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The Emotional Power of Apologies

The Emotional Power of Apologies by Gary Shaffer

{3 minutes to read}  Personal injury cases come in all stripes, though common to many of them is that the plaintiff(s) and defendant(s) don’t know each other.  But what about when they do? Leaving aside medical care provided in emergency rooms, patients typically know their doctors before an event that leads to claims of medical malpractice.  Patients/plaintiffs often felt they were – quite literally – in good hands before the procedure.

Some of you may recall or know of a line made popular from the 1970 novel Love Story which goes, “Love means never having to say you’re sorry.”  Popular doesn’t always mean dumb, but in this case the two were synonymous.  

Apologies can be important in all aspects of life – if you bump into someone on the street you probably reflexively, and sincerely, say you’re sorry.  I have seen apologies work wonders at times in mediation. It has to be done in the right way and at the right time. If not, it can come across as insincere and be counterproductive.  But if handled properly, it can reduce tension and establish a means for connection.

Apologies can be particularly useful in med mal cases.  Like other negligence matters, these cases can range from the not very serious to the absolutely horrific.  Many doctors justifiably complain of the cost of medical malpractice insurance, which can be staggering. However, people injured as a result of medical malpractice may live with the effects for years, or even a lifetime.  If a patient dies, the family can be left bereft. And a med mal plaintiff typically did not contribute to the situation. It’s not like a car accident where each side might blame the other.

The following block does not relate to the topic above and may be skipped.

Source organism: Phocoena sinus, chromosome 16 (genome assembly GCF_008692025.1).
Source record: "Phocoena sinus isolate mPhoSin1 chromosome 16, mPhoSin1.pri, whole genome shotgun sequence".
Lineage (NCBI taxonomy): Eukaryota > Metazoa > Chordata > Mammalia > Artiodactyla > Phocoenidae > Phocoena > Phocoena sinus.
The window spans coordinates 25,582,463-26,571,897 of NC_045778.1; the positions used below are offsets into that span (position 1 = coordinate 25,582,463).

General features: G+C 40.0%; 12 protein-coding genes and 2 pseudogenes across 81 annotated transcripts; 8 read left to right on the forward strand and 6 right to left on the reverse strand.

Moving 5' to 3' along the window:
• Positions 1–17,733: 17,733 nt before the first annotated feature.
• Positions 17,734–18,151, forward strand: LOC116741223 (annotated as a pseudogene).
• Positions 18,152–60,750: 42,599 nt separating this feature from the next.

Hospitals and doctors used to be told by their lawyers, say nothing and admit nothing.  This might even be the right advice at times. However, it can also be counterproductive, and hospitals have more recently seen the value in using mediation in med mal cases, not only because they can save on outside legal fees, and avoid possible high jury verdicts (and remember doctors sometimes win these cases).  It also allows for doctors and patients/families to meet together, not only to discuss what happened, but also for apologies to be given, without any admissions of guilt. It can also allow doctors and hospitals to let patients know what they are doing to avoid such outcomes in the future. 

This is not to suggest that plaintiffs (and dare I say it, their attorneys) are willing to end a matter without any compensation.  But money may be one of several issues that need to be addressed. And the emotional power of apologies can lead to results that, while not perfect, meet everyone’s needs in ways far better than years of litigation, with its uncertain outcome, and create increased bitterness more than anything else.

Where have you seen apologies work?  It may run the gamut from the mundane to the profound.

Gary Shaffer Gary Shaffer
Shaffer Mediation

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An honors graduate of Harvard University and the Cardozo Law School of Yeshiva University, where he also served on the Law Review, Gary brings more than 30 years of litigation and negotiation experience to his practice as a mediator. He has successfully negotiated and mediated resolutions in family matters, employment cases, commercial disputes, personal injury cases, and major civil rights matters.

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